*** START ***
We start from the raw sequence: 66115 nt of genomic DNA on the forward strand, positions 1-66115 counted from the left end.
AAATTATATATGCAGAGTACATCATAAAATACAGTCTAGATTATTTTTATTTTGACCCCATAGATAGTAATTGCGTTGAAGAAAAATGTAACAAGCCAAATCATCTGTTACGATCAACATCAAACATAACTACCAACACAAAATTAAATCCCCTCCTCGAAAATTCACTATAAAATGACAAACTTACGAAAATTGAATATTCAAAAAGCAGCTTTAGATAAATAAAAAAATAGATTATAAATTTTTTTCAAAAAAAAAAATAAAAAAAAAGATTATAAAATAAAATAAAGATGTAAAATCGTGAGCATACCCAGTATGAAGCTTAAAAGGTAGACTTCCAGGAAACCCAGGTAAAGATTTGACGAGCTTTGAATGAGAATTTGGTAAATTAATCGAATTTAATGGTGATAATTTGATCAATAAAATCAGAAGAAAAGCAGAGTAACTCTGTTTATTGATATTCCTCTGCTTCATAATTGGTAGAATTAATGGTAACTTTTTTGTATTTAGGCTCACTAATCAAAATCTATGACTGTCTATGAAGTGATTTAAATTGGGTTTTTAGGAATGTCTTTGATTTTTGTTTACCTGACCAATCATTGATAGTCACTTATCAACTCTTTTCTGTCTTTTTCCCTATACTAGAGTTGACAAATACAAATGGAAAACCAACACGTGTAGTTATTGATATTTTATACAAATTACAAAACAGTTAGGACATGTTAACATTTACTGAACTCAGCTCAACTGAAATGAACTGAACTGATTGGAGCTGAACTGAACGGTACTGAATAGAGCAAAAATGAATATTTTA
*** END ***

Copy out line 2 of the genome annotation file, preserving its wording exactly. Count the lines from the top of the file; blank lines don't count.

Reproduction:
AAATTATATATGCAGAGTACATCATAAAATACAGTCTAGATTATTTTTATTTTGACCCCATAGATAGTAATTGCGTTGAAGAAAAATGTAACAAGCCAAATCATCTGTTACGATCAACATCAAACATAACTACCAACACAAAATTAAATCCCCTCCTCGAAAATTCACTATAAAATGACAAACTTACGAAAATTGAATATTCAAAAAGCAGCTTTAGATAAATAAAAAAATAGATTATAAATTTTTTTCAAAAAAAAAAATAAAAAAAAAGATTATAAAATAAAATAAAGATGTAAAATCGTGAGCATACCCAGTATGAAGCTTAAAAGGTAGACTTCCAGGAAACCCAGGTAAAGATTTGACGAGCTTTGAATGAGAATTTGGTAAATTAATCGAATTTAATGGTGATAATTTGATCAATAAAATCAGAAGAAAAGCAGAGTAACTCTGTTTATTGATATTCCTCTGCTTCATAATTGGTAGAATTAATGGTAACTTTTTTGTATTTAGGCTCACTAATCAAAATCTATGACTGTCTATGAAGTGATTTAAATTGGGTTTTTAGGAATGTCTTTGATTTTTGTTTACCTGACCAATCATTGATAGTCACTTATCAACTCTTTTCTGTCTTTTTCCCTATACTAGAGTTGACAAATACAAATGGAAAACCAACACGTGTAGTTATTGATATTTTATACAAATTACAAAACAGTTAGGACATGTTAACATTTACTGAACTCAGCTCAACTGAAATGAACTGAACTGATTGGAGCTGAACTGAACGGTACTGAATAGAGCAAAAATGAATATTTTA